Money worries affect the mental health of 1 in 4 North West adults, according to recent research from R3, the trade body for insolvency professionals. Here are R3’s tips for dealing with debt problems:
- Acknowledge the problem. Avoiding personal finance problems will only make them worse.
- Ask for help. Professional advice is readily available and is often free of charge, whether it’s an initial meeting with a licensed insolvency practitioner, or help from the National Debtline, or a local Citizens Advice Bureau.
- Prioritize the payments of your debts. An advisor, as mentioned above, can help.
- Budget. Be honest with yourself, identify your essential financial commitments and cut back on luxuries. At the very least, maintain the minimum monthly credit card payments to retain your credit rating while you sort out your finances.
- Communicate with your creditors. By getting in touch with your creditors at an early stage, you can give them an opportunity to help that might not be there in the future.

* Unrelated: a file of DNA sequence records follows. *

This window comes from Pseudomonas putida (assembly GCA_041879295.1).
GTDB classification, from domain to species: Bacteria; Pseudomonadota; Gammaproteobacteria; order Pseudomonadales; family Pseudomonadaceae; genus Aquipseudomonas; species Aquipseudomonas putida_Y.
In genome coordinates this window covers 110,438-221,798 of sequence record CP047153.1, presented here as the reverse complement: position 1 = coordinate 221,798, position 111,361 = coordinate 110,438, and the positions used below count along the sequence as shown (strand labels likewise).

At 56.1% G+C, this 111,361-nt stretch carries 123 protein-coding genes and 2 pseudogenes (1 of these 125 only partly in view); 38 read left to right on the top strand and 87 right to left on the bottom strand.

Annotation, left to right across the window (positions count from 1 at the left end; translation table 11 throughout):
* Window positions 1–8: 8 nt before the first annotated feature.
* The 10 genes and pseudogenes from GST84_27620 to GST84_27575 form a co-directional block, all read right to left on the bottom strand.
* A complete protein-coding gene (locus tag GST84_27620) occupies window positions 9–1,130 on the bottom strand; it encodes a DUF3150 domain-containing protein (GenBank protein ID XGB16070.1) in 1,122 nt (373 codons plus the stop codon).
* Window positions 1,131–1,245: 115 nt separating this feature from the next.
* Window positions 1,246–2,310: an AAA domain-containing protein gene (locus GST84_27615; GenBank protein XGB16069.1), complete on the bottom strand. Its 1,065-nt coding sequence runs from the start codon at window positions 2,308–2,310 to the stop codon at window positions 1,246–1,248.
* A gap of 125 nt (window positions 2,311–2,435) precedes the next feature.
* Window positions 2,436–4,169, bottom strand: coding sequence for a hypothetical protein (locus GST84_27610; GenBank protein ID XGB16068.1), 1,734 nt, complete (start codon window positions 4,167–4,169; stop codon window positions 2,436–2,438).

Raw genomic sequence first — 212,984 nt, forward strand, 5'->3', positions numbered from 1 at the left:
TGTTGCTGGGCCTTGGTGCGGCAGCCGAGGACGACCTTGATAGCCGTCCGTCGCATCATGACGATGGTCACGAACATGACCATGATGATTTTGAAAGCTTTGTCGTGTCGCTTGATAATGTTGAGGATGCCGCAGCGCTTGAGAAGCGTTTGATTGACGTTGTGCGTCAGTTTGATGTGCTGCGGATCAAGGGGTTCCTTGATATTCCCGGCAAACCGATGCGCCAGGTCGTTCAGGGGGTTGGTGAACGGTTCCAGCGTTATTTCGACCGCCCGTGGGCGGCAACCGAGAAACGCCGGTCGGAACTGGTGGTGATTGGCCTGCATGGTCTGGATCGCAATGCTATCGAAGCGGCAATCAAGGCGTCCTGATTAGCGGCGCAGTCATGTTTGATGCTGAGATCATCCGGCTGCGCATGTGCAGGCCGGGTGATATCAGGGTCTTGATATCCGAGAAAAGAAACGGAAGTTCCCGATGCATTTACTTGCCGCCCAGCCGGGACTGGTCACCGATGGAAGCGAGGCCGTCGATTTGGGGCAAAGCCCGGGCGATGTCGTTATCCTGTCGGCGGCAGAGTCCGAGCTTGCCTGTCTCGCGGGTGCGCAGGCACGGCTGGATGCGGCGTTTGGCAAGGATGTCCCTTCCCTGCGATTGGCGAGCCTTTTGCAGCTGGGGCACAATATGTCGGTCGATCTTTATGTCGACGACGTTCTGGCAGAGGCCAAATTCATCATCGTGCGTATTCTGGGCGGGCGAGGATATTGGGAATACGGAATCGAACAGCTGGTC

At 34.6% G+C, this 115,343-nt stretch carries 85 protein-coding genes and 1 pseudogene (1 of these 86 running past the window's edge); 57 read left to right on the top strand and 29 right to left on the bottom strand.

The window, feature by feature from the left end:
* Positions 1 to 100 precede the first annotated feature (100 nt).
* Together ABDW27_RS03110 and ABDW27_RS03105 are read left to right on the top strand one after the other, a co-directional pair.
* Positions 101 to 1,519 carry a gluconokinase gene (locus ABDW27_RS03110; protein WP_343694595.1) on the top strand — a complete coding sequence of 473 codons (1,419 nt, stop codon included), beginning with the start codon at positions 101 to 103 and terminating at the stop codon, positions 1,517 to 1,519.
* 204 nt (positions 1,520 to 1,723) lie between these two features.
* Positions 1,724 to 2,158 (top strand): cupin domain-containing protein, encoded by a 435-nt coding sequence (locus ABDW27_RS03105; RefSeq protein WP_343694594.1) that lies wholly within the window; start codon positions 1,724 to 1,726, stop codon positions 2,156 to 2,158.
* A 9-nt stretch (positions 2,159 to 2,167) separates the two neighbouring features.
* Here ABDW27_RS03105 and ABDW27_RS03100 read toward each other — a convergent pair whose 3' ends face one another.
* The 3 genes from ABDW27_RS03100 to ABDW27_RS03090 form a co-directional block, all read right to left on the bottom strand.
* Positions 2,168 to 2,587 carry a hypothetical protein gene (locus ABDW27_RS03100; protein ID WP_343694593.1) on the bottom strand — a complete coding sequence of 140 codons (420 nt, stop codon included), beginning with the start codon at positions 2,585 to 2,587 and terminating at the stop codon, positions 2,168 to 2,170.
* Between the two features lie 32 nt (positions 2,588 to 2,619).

- Be transparent. Give full details about your financial situation to both your advisor and your creditors.
- Take your time before choosing the solution that’s right for you. Don’t allow yourself to be pressurized, and make sure you are taking advice from a regulated professional.
- Don’t keep digging. Avoid turning to new credit cards or payday loans to plug the gap in your day-to-day finances. This might only make your situation worse.
- Learn about your options. If you require a formal insolvency procedure, there are a number of options appropriate to different levels of debt. Formal options include Debt Relief Orders (DROs) for smaller debts, Individual Voluntary Arrangements (IVAs), and bankruptcy. It will cost more time and money if you start off in the wrong solution, so make sure you take advice about all the options open to you.